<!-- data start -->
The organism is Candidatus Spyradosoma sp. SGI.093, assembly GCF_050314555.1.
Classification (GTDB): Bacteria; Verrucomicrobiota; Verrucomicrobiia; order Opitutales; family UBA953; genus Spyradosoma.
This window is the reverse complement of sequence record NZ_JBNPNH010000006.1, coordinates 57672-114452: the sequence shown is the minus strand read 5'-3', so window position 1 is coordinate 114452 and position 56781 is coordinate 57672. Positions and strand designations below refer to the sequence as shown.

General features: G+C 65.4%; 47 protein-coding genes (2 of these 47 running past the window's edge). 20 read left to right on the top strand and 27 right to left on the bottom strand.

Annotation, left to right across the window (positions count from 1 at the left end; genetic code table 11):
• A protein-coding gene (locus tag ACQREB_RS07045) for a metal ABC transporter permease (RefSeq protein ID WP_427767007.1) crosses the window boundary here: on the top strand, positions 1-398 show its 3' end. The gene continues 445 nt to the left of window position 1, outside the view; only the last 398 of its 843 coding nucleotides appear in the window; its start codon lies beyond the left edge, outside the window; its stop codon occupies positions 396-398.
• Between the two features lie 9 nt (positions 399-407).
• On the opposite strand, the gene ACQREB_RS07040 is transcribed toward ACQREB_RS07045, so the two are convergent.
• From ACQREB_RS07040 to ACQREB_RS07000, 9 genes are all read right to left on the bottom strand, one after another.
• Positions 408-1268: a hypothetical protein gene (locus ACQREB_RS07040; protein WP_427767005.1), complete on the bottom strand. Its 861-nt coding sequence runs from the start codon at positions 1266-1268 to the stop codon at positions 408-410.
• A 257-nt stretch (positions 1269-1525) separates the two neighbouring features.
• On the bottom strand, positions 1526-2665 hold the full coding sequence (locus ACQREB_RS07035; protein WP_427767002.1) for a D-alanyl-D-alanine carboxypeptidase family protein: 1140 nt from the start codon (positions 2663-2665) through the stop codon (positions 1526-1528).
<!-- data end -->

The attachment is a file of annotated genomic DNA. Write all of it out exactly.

The organism is Candidatus Spyradosoma sp. SGI.093, assembly GCF_050314555.1.
Classification (GTDB): Bacteria; Verrucomicrobiota; Verrucomicrobiia; order Opitutales; family UBA953; genus Spyradosoma.
This window is the reverse complement of sequence record NZ_JBNPNH010000006.1, coordinates 57672-114452: the sequence shown is the minus strand read 5'-3', so window position 1 is coordinate 114452 and position 56781 is coordinate 57672. Positions and strand designations below refer to the sequence as shown.

General features: G+C 65.4%; 47 protein-coding genes (2 of these 47 running past the window's edge). 20 read left to right on the top strand and 27 right to left on the bottom strand.

Annotation, left to right across the window (positions count from 1 at the left end; genetic code table 11):
• A protein-coding gene (locus tag ACQREB_RS07045) for a metal ABC transporter permease (RefSeq protein ID WP_427767007.1) crosses the window boundary here: on the top strand, positions 1-398 show its 3' end. The gene continues 445 nt to the left of window position 1, outside the view; only the last 398 of its 843 coding nucleotides appear in the window; its start codon lies beyond the left edge, outside the window; its stop codon occupies positions 396-398.
• Between the two features lie 9 nt (positions 399-407).
• On the opposite strand, the gene ACQREB_RS07040 is transcribed toward ACQREB_RS07045, so the two are convergent.
• From ACQREB_RS07040 to ACQREB_RS07000, 9 genes are all read right to left on the bottom strand, one after another.
• Positions 408-1268: a hypothetical protein gene (locus ACQREB_RS07040; protein WP_427767005.1), complete on the bottom strand. Its 861-nt coding sequence runs from the start codon at positions 1266-1268 to the stop codon at positions 408-410.
• A 257-nt stretch (positions 1269-1525) separates the two neighbouring features.
• On the bottom strand, positions 1526-2665 hold the full coding sequence (locus ACQREB_RS07035; protein WP_427767002.1) for a D-alanyl-D-alanine carboxypeptidase family protein: 1140 nt from the start codon (positions 2663-2665) through the stop codon (positions 1526-1528).